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Items: 1 to 20 of 84

1.

Deficiency of MIP/MTMR14 phosphatase induces a muscle disorder by disrupting Ca(2+) homeostasis.

Shen J, Yu WM, Brotto M, Scherman JA, Guo C, Stoddard C, Nosek TM, Valdivia HH, Qu CK.

Nat Cell Biol. 2009 Jun;11(6):769-76. doi: 10.1038/ncb1884. Epub 2009 May 24.

2.

Phosphatidylinositol 3,5-bisphosphate (PI(3,5)P2) potentiates cardiac contractility via activation of the ryanodine receptor.

Touchberry CD, Bales IK, Stone JK, Rohrberg TJ, Parelkar NK, Nguyen T, Fuentes O, Liu X, Qu CK, Andresen JJ, Valdivia HH, Brotto M, Wacker MJ.

J Biol Chem. 2010 Dec 17;285(51):40312-21. doi: 10.1074/jbc.M110.179689. Epub 2010 Oct 14.

3.

Cannabinoid signalling inhibits sarcoplasmic Ca2+ release and regulates excitation-contraction coupling in mammalian skeletal muscle.

Oláh T, Bodnár D, Tóth A, Vincze J, Fodor J, Reischl B, Kovács A, Ruzsnavszky O, Dienes B, Szentesi P, Friedrich O, Csernoch L.

J Physiol. 2016 Dec 15;594(24):7381-7398. doi: 10.1113/JP272449. Epub 2016 Oct 27.

4.

Muscle-specific inositide phosphatase (MIP/MTMR14) is reduced with age and its loss accelerates skeletal muscle aging process by altering calcium homeostasis.

Romero-Suarez S, Shen J, Brotto L, Hall T, Mo C, Valdivia HH, Andresen J, Wacker M, Nosek TM, Qu CK, Brotto M.

Aging (Albany NY). 2010 Aug;2(8):504-13.

5.

Differential expression of genes involved in the calcium homeostasis in masticatory muscles of MDX mice.

Kunert-Keil CH, Gredes T, Lucke S, Botzenhart U, Dominiak M, Gedrange T.

J Physiol Pharmacol. 2014 Apr;65(2):317-24.

6.

Ryanodine modification of RyR1 retrogradely affects L-type Ca(2+) channel gating in skeletal muscle.

Bannister RA, Beam KG.

J Muscle Res Cell Motil. 2009;30(5-6):217-23. doi: 10.1007/s10974-009-9190-0. Epub 2009 Oct 3.

7.

Control of muscle ryanodine receptor calcium release channels by proteins in the sarcoplasmic reticulum lumen.

Beard NA, Wei L, Dulhunty AF.

Clin Exp Pharmacol Physiol. 2009 Mar;36(3):340-5. doi: 10.1111/j.1440-1681.2008.05094.x. Review.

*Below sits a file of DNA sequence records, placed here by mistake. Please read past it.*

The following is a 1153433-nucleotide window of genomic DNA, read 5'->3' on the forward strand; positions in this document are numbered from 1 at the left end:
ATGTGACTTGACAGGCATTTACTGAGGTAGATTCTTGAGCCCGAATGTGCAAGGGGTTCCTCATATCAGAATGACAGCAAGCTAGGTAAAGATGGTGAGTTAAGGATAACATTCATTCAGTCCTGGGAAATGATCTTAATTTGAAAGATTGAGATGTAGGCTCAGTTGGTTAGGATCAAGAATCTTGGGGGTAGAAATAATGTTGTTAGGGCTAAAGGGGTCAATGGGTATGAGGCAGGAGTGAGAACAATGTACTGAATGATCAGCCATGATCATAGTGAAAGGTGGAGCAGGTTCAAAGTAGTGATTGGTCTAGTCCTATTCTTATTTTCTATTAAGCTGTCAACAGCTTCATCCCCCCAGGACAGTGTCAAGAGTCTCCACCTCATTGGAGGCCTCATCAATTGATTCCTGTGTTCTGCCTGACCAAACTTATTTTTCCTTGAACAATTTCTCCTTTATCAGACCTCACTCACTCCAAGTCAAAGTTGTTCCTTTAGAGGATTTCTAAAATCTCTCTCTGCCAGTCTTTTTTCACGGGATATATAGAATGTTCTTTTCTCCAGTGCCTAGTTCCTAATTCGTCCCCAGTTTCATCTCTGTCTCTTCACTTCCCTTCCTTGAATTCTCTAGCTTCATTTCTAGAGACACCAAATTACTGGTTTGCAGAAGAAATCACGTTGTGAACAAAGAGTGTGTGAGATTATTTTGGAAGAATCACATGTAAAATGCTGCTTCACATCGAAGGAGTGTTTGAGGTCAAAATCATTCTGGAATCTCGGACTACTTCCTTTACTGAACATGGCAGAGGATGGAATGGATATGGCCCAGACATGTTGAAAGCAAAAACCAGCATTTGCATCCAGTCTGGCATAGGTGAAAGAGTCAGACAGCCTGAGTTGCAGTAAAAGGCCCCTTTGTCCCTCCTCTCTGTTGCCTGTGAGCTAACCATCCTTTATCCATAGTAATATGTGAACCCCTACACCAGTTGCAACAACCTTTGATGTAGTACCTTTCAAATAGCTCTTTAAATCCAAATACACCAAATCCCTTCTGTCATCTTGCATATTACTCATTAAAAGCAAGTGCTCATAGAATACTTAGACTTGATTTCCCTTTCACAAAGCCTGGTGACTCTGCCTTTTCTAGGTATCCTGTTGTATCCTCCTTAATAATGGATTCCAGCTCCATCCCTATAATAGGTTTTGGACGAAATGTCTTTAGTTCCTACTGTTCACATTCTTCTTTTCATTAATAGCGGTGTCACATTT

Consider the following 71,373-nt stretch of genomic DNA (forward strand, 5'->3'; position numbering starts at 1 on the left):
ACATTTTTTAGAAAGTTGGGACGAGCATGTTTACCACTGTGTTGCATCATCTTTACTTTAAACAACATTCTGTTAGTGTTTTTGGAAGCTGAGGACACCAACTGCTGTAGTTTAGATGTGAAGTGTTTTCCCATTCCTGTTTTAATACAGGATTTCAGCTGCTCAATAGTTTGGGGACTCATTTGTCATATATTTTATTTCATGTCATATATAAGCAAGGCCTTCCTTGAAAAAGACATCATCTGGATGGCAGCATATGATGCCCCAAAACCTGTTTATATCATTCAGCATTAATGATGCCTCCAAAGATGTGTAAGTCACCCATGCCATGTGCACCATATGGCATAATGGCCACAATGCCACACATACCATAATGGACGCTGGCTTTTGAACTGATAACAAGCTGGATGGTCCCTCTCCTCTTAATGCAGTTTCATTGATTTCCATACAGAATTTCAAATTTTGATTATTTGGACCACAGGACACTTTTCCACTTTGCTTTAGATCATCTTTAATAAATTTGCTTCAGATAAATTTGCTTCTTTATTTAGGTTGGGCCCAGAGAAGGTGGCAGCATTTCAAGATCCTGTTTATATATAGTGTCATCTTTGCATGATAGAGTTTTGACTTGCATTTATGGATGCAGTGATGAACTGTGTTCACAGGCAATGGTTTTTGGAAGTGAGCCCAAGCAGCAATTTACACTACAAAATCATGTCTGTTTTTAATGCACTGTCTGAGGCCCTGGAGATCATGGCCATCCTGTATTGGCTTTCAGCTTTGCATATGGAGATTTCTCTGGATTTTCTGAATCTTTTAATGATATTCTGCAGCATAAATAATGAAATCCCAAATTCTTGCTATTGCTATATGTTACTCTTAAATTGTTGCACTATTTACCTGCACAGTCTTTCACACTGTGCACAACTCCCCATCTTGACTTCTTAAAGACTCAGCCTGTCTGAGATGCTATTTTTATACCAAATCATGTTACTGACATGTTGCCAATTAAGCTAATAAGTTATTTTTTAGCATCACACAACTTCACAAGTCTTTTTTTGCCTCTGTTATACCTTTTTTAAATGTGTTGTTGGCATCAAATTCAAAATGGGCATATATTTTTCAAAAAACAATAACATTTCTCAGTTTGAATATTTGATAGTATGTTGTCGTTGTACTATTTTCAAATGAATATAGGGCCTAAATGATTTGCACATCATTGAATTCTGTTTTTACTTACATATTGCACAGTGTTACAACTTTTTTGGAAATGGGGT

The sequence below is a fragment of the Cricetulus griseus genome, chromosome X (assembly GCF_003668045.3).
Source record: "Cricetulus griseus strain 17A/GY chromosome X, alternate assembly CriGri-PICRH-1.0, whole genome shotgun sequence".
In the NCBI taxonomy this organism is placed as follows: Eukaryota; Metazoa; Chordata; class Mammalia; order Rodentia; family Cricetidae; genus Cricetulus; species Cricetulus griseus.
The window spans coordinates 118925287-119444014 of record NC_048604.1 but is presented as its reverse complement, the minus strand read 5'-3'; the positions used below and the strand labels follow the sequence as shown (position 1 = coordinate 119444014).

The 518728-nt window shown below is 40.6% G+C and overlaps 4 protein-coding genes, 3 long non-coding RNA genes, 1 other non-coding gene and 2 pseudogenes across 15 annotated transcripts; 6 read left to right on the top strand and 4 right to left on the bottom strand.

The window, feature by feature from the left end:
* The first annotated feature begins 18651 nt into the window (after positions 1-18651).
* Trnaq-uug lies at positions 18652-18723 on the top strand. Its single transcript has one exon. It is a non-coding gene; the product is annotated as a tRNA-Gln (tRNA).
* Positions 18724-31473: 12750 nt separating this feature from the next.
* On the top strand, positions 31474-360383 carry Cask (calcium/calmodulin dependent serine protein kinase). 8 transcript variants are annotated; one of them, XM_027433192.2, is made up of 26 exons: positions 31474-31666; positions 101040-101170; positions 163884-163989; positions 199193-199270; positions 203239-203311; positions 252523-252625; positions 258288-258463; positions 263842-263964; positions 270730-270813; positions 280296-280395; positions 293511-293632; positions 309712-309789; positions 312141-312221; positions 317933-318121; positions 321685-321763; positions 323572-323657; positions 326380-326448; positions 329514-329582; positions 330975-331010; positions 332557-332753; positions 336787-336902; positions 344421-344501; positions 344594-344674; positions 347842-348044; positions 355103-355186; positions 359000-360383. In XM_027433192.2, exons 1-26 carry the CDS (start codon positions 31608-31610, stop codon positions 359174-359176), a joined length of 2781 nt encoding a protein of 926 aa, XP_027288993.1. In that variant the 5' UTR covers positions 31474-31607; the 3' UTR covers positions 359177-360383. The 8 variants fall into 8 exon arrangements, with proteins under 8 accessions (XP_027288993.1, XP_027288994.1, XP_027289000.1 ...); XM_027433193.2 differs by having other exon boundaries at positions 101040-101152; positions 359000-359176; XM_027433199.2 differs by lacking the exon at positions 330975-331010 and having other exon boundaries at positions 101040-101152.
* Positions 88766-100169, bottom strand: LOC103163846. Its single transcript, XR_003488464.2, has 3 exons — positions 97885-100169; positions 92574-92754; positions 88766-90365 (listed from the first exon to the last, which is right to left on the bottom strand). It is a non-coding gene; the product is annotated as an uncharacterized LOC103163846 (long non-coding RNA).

PMID:
19278523
8.

Phosphoinositides in Ca(2+) signaling and excitation-contraction coupling in skeletal muscle: an old player and newcomers.

Csernoch L, Jacquemond V.

J Muscle Res Cell Motil. 2015 Dec;36(6):491-9. doi: 10.1007/s10974-015-9422-4. Epub 2015 Sep 16. Review.

PMID:
26377756
9.

Triadin binding to the C-terminal luminal loop of the ryanodine receptor is important for skeletal muscle excitation contraction coupling.

Goonasekera SA, Beard NA, Groom L, Kimura T, Lyfenko AD, Rosenfeld A, Marty I, Dulhunty AF, Dirksen RT.

J Gen Physiol. 2007 Oct;130(4):365-78. Epub 2007 Sep 10.

10.

Excitation-contraction coupling from the 1950s into the new millennium.

Dulhunty AF.

Clin Exp Pharmacol Physiol. 2006 Sep;33(9):763-72. Review.

PMID:
16922804
11.

Ankyrin-B is required for intracellular sorting of structurally diverse Ca2+ homeostasis proteins.

Tuvia S, Buhusi M, Davis L, Reedy M, Bennett V.

J Cell Biol. 1999 Nov 29;147(5):995-1008.

12.

Ca2+ release in muscle fibers expressing R4892W and G4896V type 1 ryanodine receptor disease mutants.

Lefebvre R, Legrand C, Groom L, Dirksen RT, Jacquemond V.

PLoS One. 2013;8(1):e54042. doi: 10.1371/journal.pone.0054042. Epub 2013 Jan 7.

13.

The creatine kinase system is essential for optimal refill of the sarcoplasmic reticulum Ca2+ store in skeletal muscle.

de Groof AJ, Fransen JA, Errington RJ, Willems PH, Wieringa B, Koopman WJ.

J Biol Chem. 2002 Feb 15;277(7):5275-84. Epub 2001 Dec 4.

14.

Phosphoinositide substrates of myotubularin affect voltage-activated Ca²⁺ release in skeletal muscle.

Rodríguez EG, Lefebvre R, Bodnár D, Legrand C, Szentesi P, Vincze J, Poulard K, Bertrand-Michel J, Csernoch L, Buj-Bello A, Jacquemond V.

Pflugers Arch. 2014 May;466(5):973-85.

PMID:
24022704
15.

Calcitonin gene-related peptide restores disrupted excitation-contraction coupling in myotubes expressing central core disease mutations in RyR1.

Vega AV, Ramos-Mondragón R, Calderón-Rivera A, Zarain-Herzberg A, Avila G.

J Physiol. 2011 Oct 1;589(Pt 19):4649-69. doi: 10.1113/jphysiol.2011.210765. Epub 2011 Aug 8.

16.

Genetic modulation of the SERCA activity does not affect the Ca(2+) leak from the cardiac sarcoplasmic reticulum.

Morimoto S, Hongo K, Kusakari Y, Komukai K, Kawai M, O-Uchi J, Nakayama H, Asahi M, Otsu K, Yoshimura M, Kurihara S.

Cell Calcium. 2014 Jan;55(1):17-23. doi: 10.1016/j.ceca.2013.10.005. Epub 2013 Nov 13.

PMID:
24290743
17.

Deficit of CD38/cyclic ADP-ribose is differentially compensated in hearts by gender.

Takahashi J, Kagaya Y, Kato I, Ohta J, Isoyama S, Miura M, Sugai Y, Hirose M, Wakayama Y, Ninomiya M, Watanabe J, Takasawa S, Okamoto H, Shirato K.

Biochem Biophys Res Commun. 2003 Dec 12;312(2):434-40.

PMID:
14637156
18.

Altered Ca2+ homeostasis in the skeletal muscle of DJ-1 null mice.

Shtifman A, Zhong N, Lopez JR, Shen J, Xu J.

Neurobiol Aging. 2011 Jan;32(1):125-32. doi: 10.1016/j.neurobiolaging.2009.07.010. Epub 2009 Aug 15.

19.

Dissociation of FKBP12.6 from ryanodine receptor type 2 is regulated by cyclic ADP-ribose but not beta-adrenergic stimulation in mouse cardiomyocytes.

Zhang X, Tallini YN, Chen Z, Gan L, Wei B, Doran R, Miao L, Xin HB, Kotlikoff MI, Ji G.

Cardiovasc Res. 2009 Nov 1;84(2):253-62. doi: 10.1093/cvr/cvp212. Epub 2009 Jul 3.

20.

The potassium channel opener NS1619 modulates calcium homeostasis in muscle cells by inhibiting SERCA.

Wrzosek A.

Cell Calcium. 2014 Jul;56(1):14-24. doi: 10.1016/j.ceca.2014.03.005. Epub 2014 Apr 18.

PMID:
24813114

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